The Political Ideological Divide

The Imagined Ideological Divide.

“American polarization is largely exaggerated,” says Leaf Van Boven of the University of Colorado Boulder, “especially by people who adopt strong political stances.” When people perceive a large gap between political parties, they may be more motivated to vote.”

I’ve been interested in organizational politics for forty years, ever since I was appointed to the board of the American Mental Health Counselors Association in the 1970s.  Having been trained in sociology before I achieved my clinical license, I suppose I was prone to more objective (or jaded) p.o.v.), both of the professions and their practitioners.

Another of my interests is in Conservative political movement.  I’ve been reading Johnathan Haidt (SUNY-Stony Brook and UVA) and Timothy Grosecloss (UCLA), both of whom agree about the discrimination in academia with those in the Conservative persuasion.  Grossclose seems more passionate in his conservatism, Haidt more scholarly.  But the results?  The same.

The UC-Boulder professor seems to take a middle ground, believing that the “polarization” is “exaggerated”.   Evidence is anecdotal.  Scientific research is inconclusive.  Still, in the 2008 Presidential election,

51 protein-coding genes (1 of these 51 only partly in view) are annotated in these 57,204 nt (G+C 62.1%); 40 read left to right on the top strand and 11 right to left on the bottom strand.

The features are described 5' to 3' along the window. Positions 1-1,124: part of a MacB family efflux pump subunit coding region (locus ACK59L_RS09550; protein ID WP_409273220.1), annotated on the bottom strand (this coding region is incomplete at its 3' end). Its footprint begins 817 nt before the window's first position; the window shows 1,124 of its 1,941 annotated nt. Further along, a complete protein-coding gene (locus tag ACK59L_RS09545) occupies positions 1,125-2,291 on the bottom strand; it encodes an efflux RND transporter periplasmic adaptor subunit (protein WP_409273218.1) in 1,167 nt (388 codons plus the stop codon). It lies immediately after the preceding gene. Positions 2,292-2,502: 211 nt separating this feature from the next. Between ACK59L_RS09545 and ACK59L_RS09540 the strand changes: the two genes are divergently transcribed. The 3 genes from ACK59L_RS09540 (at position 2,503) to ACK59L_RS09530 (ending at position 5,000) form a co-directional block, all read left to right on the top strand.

• people who strongly supported either Obama or McCain perceived Americans as more polarized than did people whose support for either of the two candidates was more moderate, and
  • people who perceived Americans as more polarized were more inclined to vote in the presidential election compared with people who perceived less polarization – independent how strongly they supported Obama or McCain.”

My own progress towards Conservatism goes on.  I try to stay away from the extremes and believe that voices other than ‘the usual suspects’ must be allowed in the political multi-logue.  My personal conclusion:  listen better -and- question authority.



    • Sorry for the slow response. I think what you’re curious about is the stereotypical bigot who says, “My way, or the highway”. I believe that traditional conservatism has good answers to America’s problems, and I am trying to find them in little known sources, and share them in this blog. I’m 70 years old and not looking to replace Don Quixote, quixotically tilting at windmills. I’m just learning; for my grandchildren perhaps, so they’ll know there is an OTHER way than the failing liberal state.

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